Laura Ingalls Wilder did not have an easy life. Born on February 7, 1867 in the Big Woods of Wisconsin, she was the second daughter of Charles Ingalls, who had a “wandering foot” and was always wanting to move elsewhere. Her mother, Caroline, spent much of her married life wanting a permanent home. Of the five Ingalls children, only two were born in the same state. Older sister Mary was also born in Wisconsin, sister Carrie in Kansas, brother Freddie (who died in infancy) was born in Minnesota, and Grace in Iowa.
When Laura was two-years-old her family moved to the Kansas prairie and settled on land which was part of the Osage Indian reservation, and not open to homesteaders, so after two years the family returned to Wisconsin.
Three years later Laura and her family moved to Minnesota, where her father agreed to take over a homestead that came complete with a sod dug-out house built into a bank beside Plum Creek. Her Pa later built a house of store-bought lumber.
Right before the wheat crop could be harvested a plague of grasshoppers devoured every plant down to the ground. Before moving on the insects laid eggs in the soil, so there could be no crops the following year. Pa Ingalls agreed to become part owner of a hotel in Iowa, and he found someone willing to buy the farm.
The Iowa partnership was a disaster. They lived at the hotel, which was beside a saloon, and Laura was aware of drunken behavior, which included domestic violence and an accidental death. Both parents worked long hours, and Mary and Laura washed dishes and waited tables, but they didn’t earn enough money, so Pa rented a house at the edge of town and found work at a feed mill. They left the town in the middle of the night, for they were in debt and couldn’t pay what was owed.
The Ingalls returned to Minnesota and lived in Walnut Grove. Pa worked in a store, but money was tight so 12-year-old Laura was hired out to stay with local families to help with housework and child tending.
Laura’s oldest sister, Mary, took sick and became blind. Soon after Mary’s illness Pa’s sister, Laura’s Aunt Dorcia, came by. She was going to join her husband, who worked for a railroad extending rail lines westward. Pa was wanted as a bookkeeper and company store clerk, and would be paid a good salary. Ma agreed that he should go out to the Dakota territory, and she and the girls would follow when sent for.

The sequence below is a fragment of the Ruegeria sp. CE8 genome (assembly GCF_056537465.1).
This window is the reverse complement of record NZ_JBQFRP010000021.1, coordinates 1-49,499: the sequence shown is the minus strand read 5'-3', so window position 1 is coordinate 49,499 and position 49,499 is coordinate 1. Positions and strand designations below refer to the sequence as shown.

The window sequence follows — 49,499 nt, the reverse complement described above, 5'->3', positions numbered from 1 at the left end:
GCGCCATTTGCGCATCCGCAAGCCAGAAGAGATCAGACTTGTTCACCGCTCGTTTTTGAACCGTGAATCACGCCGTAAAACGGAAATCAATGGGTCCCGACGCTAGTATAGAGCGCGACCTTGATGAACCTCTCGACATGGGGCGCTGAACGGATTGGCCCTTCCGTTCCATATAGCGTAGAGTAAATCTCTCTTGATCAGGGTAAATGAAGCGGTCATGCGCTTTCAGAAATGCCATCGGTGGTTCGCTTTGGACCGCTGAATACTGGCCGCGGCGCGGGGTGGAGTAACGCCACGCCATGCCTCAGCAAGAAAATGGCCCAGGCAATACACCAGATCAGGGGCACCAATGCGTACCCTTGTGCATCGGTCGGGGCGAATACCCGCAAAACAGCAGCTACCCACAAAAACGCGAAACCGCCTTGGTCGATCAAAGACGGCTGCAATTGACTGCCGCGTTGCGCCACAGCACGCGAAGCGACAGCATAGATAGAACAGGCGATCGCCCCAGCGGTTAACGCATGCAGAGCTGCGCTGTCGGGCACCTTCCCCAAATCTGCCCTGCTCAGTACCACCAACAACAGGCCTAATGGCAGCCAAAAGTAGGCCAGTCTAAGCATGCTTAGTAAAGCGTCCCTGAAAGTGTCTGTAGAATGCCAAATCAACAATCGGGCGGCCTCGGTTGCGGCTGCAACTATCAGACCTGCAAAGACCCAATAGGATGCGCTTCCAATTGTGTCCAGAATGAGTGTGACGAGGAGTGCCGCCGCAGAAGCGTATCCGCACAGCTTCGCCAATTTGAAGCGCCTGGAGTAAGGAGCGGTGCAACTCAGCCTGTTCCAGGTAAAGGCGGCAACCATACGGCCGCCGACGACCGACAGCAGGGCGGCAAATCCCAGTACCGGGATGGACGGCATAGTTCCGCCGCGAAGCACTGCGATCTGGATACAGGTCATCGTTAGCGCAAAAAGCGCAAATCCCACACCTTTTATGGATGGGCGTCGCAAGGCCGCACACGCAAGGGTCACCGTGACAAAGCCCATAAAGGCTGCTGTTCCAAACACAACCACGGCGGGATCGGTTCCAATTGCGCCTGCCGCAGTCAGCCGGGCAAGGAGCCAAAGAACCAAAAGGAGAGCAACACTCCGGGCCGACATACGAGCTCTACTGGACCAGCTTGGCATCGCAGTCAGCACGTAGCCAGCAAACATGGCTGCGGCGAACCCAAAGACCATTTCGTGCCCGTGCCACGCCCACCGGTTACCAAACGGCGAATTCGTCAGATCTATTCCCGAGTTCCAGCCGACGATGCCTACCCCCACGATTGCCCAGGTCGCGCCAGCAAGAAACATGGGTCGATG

Laura called the Ingalls’ second year in the Dakotas the Hard Winter. Record breaking cold temperatures and near-constant blizzards shut down train service, and settlers had to ration food, and burn twisted hay for heat. After that winter Pa wanted to head for Oregon, but Ma refused to move another time.
Though her parents’ traveling days had ended, Laura still have several moves ahead of her. At age 18 she married 28-year-old Almanzo Wilder, and she gave birth to daughter Rose (who would become a writer), and then an unnamed son who only lived 12 days. Many disasters came to the Wilder family, including Almanzo being stricken with rare complications of diphtheria, which left him needing a cane to walk. For a time they lived with Laura’s in-laws, then they briefly moved to Florida, in hopes that the weather would improve Almanzo’s health.
They returned to the Dakotas, and in 1894 they’d saved enough money to move to Missouri. They made a down payment on 40 acres of farmland, but there were lean years until they could buy more land, and diversify their farm income by planting an apple orchard, and raising chickens, dairy cows and goats.
From 1911 to 1924 Laura wrote a column for the Missouri Ruralist, and the Wilders were able to save for the day when they could stop working. Their daughter, Rose Wilder Lane, lived in the east and wrote for major magazines. In the late 1920s Rose convinced her parents to invest their money.
The 1929 Stock Market Crash wiped out all of the Wilders’ savings. Laura was 62, Almanzo 72, and they feared dying in poverty. But, off and on, Laura had been recording her memories of the Ingalls’ pioneering days, filling up several writing tablets with stories. Her daughter was a successful writer, could Rose find a publisher for an autobiography?
Rose took her mother’s handwritten memoir, rearranged and edited sections, then typed out a manuscript geared towards an adult audience. It was sent to numerous publishers, but no one was interested in it, though one editor suggested the first part of it might make a good children’s novel.
Laura’s life in Wisconsin was rewritten, with scenes of everyday life added to the major events recorded earlier. Harper & Brothers published the book as Little House in the Big Woods. The publisher thought a series of children’s books would be profitable, and so Laura’s life was made child-friendly, with most of the grim parts left out, though she insisted on telling of her sister’s blindness.
Steady book sales allowed Laura and Almanzo to live out their days in comfort, and Rose Wilder Lane also profited, for she wrote two best selling books, and numerous short stories, based on her mother’s memories. Almanzo was 92 when he died in 1949; Laura had just turned 90 when she died in 1957.
Today the fictionalized Ingalls stories are how many people view this country’s pioneer era. Historians consider Laura Ingalls Wilder’s novels to be worthwhile aids in helping modern generations understand the past. (Anyone who’s read a history book tries to ignore the Little House on the Prairie television series, which strayed far from Laura’s books.)
Perhaps the classic Little House novels would have never been published if the Wilders hadn’t lost all of their money in the Stock Market Crash.